Looking at June C&B revenue at hotels in STR’s top 10 U.S. markets, on a 12-month-moving-average basis, Dallas saw the greatest increase by percentage (+6.4%), but its absolute RevPAS ($0.63) was the second lowest of the top 10.
“Interesting fact about Dallas: They actually have the highest average square foot per property at 45,000 square feet, so they’re doing well to book more of that space for groups that have catering and banquets,” Holm said.
Miami reported the largest decline in RevPAS (-16.2% to $0.81) among the top 10 markets.
In hotel restaurants and other F&B venues, year-over-year total revenue per available seat on a 12-month moving average through June rose 1.4% to $44.11 in STR’s research sample.
Among the chain scales, upscale saw the only decline in revenue per available seat (-2% to $24.71), while luxury (+2.7% to $58.93) and upper-upscale properties (+0.8% to $40.61) reported growth.
Here, beverage revenue-per-available-seat growth was significantly higher for the upper-upscale segment (+3.6% to $13.95) compared to food revenue growth (+0.6% to $24.91). Luxury properties also showed significant growth in beverage revenue (+2% to $22.73), though food revenue grew by a larger degree (+3.1% to $34.70).
“Luxury and upper upscale are really increasing, especially in beverage. … In the venues, there are lot of concept changes and menu changes as well to … have a lot more options available (in beverages) … and (bring) in a lot of the local flair in these markets,” Hanson said.
In the top 10 markets, San Francisco hotels saw the greatest increase in revenue per seat at F&B venues (+5.4% to $68.10), and Miami saw the greatest decline in this metric (-11.4% to $43.23).
Trends at hotel-managed F&B venues that are driving these numbers, according to the presenters, include:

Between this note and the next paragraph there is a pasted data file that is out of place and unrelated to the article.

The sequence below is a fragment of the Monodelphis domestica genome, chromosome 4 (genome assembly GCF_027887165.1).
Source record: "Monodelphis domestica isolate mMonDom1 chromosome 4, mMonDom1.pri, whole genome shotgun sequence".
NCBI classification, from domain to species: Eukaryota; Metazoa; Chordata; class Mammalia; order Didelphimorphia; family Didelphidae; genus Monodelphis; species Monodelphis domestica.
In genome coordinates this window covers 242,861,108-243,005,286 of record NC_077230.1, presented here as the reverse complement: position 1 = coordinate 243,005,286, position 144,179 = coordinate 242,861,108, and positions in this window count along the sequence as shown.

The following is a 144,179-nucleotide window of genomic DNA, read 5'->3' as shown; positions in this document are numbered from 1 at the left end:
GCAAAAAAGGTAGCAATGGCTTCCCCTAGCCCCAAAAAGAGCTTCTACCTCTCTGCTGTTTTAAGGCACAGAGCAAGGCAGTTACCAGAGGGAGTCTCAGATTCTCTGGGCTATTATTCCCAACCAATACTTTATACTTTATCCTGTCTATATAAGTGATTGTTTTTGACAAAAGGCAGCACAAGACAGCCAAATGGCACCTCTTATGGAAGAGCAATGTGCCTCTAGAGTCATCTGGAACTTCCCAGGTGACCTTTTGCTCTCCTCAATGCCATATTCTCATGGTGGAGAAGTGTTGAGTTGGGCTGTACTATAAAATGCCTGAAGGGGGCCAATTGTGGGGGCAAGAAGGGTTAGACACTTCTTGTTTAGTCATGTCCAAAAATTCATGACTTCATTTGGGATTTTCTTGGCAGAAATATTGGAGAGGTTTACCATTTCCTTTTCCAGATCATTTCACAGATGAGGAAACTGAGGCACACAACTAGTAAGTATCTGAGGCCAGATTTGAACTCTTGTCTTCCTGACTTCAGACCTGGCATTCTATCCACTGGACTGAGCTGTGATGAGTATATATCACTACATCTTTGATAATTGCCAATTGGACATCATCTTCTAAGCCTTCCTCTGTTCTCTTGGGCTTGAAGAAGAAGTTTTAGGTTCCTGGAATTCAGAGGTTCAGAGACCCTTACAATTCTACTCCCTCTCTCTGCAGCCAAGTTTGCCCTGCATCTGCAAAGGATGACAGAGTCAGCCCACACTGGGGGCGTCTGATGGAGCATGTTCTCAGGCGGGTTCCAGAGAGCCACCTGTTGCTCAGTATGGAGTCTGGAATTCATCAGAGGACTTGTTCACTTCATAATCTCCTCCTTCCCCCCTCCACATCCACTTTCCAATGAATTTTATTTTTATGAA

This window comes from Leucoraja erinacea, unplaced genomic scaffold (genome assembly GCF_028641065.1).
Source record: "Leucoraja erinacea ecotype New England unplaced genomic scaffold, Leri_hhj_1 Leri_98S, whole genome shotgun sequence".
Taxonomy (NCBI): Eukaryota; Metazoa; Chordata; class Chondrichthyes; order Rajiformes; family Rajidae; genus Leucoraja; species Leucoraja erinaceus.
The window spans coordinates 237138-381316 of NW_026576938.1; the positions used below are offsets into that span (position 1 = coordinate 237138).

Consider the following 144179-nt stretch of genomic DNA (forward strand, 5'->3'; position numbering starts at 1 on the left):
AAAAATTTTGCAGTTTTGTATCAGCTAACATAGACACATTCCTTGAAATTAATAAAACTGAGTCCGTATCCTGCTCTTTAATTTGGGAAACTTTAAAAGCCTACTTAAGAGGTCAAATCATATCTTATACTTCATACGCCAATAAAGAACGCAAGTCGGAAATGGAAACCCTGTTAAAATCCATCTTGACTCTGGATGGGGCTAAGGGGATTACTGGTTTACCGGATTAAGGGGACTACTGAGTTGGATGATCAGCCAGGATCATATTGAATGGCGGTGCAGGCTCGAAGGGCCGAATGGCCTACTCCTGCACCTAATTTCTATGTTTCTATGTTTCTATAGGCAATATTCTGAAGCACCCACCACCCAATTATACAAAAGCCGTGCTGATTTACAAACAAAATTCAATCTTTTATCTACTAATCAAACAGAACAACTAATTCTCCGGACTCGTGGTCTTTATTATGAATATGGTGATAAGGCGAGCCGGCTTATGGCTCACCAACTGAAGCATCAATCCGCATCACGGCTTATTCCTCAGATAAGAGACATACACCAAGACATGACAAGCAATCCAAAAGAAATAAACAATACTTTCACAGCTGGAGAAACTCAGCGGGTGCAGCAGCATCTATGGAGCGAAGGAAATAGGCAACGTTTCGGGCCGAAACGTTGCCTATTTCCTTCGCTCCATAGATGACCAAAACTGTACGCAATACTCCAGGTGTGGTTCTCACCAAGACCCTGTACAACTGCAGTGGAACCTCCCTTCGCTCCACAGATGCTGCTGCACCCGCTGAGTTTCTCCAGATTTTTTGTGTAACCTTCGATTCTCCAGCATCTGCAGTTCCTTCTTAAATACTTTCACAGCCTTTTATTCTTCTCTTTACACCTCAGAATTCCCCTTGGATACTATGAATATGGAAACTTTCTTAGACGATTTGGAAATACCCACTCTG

- a downward shift in fine dining;
- strategic use of communal space within the lobby;
- taking advantage of rooftop space;
- availability of healthier menu options; and
- leasing of venue space to third-party restaurants.
“So these hotels have these spacious lobbies … and they’re incorporating lobby bars, just to get guests out of the rooms … and at that point, they would probably be more apt to ordering a drink or an appetizer or some food, spending a little bit more time down there, which is driving up revenues,” Hanson said.
As for rooftop spaces, Holm said, a lot of urban properties are seeing a strategic advantage to converting some of it to F&B.
“Outdoor space is few and far between, and (the rooftop) is an option for that,” she said.
For example, in Chicago, properties with rooftop F&B venues had a revenue-per-seat advantage over properties without, averaging $68.20 in revenue per available seat in June 2017 compared to $55.22, respectively.
The loss eater in hotel F&B revenue continues to be in-room dining, for which STR’s research sample showed declines in food (-2.4% to $3.41), beverage (-0.9% to $0.51) and other revenue (-10.1% to $0.91) in June, compared to last year. In total, in-room dining revenue was down 3.8% (to $4.84) year over year in June.
The presenters acknowledged that, despite the losses, in-room dining will not go away, especially at luxury properties. Some ways in which hoteliers are trying to limit the hit to revenue, they said, include:
- revamping of traditional delivery methods;
- limiting of menu options;
- reduction in hours of operation; and
- concept changes to include market pantries or grab-and-go options.